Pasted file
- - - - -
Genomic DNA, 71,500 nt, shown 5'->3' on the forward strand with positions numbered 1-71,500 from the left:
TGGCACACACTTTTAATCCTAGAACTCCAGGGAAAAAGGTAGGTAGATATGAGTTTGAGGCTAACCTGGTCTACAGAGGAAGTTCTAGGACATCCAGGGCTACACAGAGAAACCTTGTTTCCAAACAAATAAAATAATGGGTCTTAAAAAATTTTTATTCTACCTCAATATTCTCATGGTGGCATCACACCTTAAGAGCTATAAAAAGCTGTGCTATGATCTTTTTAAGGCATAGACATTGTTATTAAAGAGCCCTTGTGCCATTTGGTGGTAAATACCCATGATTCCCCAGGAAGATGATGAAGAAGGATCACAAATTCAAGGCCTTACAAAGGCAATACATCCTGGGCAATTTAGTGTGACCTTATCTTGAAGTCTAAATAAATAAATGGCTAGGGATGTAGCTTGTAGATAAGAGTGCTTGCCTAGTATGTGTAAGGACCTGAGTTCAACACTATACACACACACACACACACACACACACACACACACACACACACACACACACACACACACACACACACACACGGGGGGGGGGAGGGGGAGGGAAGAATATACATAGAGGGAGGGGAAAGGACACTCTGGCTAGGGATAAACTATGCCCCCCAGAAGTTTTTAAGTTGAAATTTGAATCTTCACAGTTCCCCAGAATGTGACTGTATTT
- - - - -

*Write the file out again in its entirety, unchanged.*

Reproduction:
Genomic DNA, 71,500 nt, shown 5'->3' on the forward strand with positions numbered 1-71,500 from the left:
TGGCACACACTTTTAATCCTAGAACTCCAGGGAAAAAGGTAGGTAGATATGAGTTTGAGGCTAACCTGGTCTACAGAGGAAGTTCTAGGACATCCAGGGCTACACAGAGAAACCTTGTTTCCAAACAAATAAAATAATGGGTCTTAAAAAATTTTTATTCTACCTCAATATTCTCATGGTGGCATCACACCTTAAGAGCTATAAAAAGCTGTGCTATGATCTTTTTAAGGCATAGACATTGTTATTAAAGAGCCCTTGTGCCATTTGGTGGTAAATACCCATGATTCCCCAGGAAGATGATGAAGAAGGATCACAAATTCAAGGCCTTACAAAGGCAATACATCCTGGGCAATTTAGTGTGACCTTATCTTGAAGTCTAAATAAATAAATGGCTAGGGATGTAGCTTGTAGATAAGAGTGCTTGCCTAGTATGTGTAAGGACCTGAGTTCAACACTATACACACACACACACACACACACACACACACACACACACACACACACACACACACACACACACACACACACGGGGGGGGGGAGGGGGAGGGAAGAATATACATAGAGGGAGGGGAAAGGACACTCTGGCTAGGGATAAACTATGCCCCCCAGAAGTTTTTAAGTTGAAATTTGAATCTTCACAGTTCCCCAGAATGTGACTGTATTT